Vegetation communities in floodplain systems have developed over hundreds of years as a function of soil type, topography, and hydrology. The type of vegetation growing on a particular floodplain will be dominated by trees or shrubs adapted to the environmental conditions of that floodplain. Hydroperiod is the most important local environmental condition determining composition, and the species found respond to elevation differences relative to the river's flooding regime. Typical floodplain forests begin at the natural levee where coarse-grained deposits result in quickly draining soils and continue as surface elevations decrease away from the river and become more poorly drained.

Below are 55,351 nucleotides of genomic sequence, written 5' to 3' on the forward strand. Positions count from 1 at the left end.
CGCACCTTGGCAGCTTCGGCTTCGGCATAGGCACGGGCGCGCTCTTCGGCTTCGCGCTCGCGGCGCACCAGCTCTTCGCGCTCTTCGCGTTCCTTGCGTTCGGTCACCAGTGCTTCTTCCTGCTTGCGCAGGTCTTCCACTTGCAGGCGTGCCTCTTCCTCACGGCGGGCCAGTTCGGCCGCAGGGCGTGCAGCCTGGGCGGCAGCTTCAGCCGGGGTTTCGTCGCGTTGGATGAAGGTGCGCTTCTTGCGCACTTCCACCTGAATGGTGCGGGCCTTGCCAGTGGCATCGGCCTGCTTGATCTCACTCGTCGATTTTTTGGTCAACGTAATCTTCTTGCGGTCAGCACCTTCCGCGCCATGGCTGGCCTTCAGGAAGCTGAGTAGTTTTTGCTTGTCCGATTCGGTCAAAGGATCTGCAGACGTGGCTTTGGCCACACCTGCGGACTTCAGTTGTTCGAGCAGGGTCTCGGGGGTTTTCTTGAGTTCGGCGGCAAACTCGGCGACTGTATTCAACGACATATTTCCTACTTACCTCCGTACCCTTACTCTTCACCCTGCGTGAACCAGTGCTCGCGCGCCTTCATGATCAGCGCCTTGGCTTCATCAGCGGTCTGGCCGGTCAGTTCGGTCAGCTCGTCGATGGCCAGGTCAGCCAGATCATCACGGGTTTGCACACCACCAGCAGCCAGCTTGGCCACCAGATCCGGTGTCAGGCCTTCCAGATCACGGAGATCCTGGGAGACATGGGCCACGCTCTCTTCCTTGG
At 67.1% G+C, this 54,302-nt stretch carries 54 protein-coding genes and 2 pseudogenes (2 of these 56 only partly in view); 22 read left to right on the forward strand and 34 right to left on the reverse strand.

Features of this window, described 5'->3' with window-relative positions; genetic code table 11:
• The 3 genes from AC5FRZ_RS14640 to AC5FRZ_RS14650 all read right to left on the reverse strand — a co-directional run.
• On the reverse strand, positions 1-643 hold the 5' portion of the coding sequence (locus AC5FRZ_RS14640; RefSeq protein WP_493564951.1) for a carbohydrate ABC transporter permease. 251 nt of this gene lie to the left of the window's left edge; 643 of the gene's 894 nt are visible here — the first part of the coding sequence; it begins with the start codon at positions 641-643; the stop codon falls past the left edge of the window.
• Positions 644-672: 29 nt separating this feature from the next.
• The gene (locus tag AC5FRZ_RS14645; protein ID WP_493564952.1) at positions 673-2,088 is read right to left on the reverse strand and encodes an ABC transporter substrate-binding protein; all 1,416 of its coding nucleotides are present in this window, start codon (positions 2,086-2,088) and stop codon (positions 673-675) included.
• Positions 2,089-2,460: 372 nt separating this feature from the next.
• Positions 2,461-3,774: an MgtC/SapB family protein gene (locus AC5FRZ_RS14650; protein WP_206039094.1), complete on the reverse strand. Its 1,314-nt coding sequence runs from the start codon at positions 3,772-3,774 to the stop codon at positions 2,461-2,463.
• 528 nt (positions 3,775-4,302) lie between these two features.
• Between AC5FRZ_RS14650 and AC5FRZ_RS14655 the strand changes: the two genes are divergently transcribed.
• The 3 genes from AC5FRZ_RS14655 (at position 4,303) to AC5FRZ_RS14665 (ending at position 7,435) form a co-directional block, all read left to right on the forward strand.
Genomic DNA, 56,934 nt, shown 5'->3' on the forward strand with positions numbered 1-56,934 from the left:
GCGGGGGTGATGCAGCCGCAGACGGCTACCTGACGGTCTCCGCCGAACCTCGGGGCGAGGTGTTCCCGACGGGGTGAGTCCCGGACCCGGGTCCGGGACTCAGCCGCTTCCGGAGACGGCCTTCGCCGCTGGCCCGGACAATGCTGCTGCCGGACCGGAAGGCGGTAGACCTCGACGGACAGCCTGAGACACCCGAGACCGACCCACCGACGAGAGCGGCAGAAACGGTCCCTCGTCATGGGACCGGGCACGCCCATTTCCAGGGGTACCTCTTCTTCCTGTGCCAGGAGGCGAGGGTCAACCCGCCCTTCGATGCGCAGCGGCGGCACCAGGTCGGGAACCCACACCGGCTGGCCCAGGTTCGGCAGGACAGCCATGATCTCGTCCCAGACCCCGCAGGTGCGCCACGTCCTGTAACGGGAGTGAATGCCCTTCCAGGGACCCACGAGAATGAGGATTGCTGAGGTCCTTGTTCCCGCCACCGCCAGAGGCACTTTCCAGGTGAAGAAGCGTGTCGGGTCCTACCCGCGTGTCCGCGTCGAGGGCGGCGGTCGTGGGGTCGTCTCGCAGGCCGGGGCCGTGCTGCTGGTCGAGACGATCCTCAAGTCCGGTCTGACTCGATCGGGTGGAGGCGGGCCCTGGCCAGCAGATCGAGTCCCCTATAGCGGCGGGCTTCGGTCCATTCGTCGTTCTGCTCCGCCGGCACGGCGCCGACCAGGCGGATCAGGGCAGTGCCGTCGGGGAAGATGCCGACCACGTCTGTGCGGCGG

Structural characteristics of floodplain forests vary depending upon location (Table 1). Stem density and basal area are generally greater in the southeastern United States and the humid tropics than in arid areas, but in arid areas basal area can still exceed 50m2ha~\ Basal areas in floodplain forests tend to be as high as or higher than that of upland forests. Almost without exception, the number of tree species increases as flooding decreases. The greatest number of tree species occurs in wet, tropical floodplains such as the Amazon. The understory of floodplain forests is generally lower in density and species numbers, probably due to reduced light levels and the extended flooding conditions.
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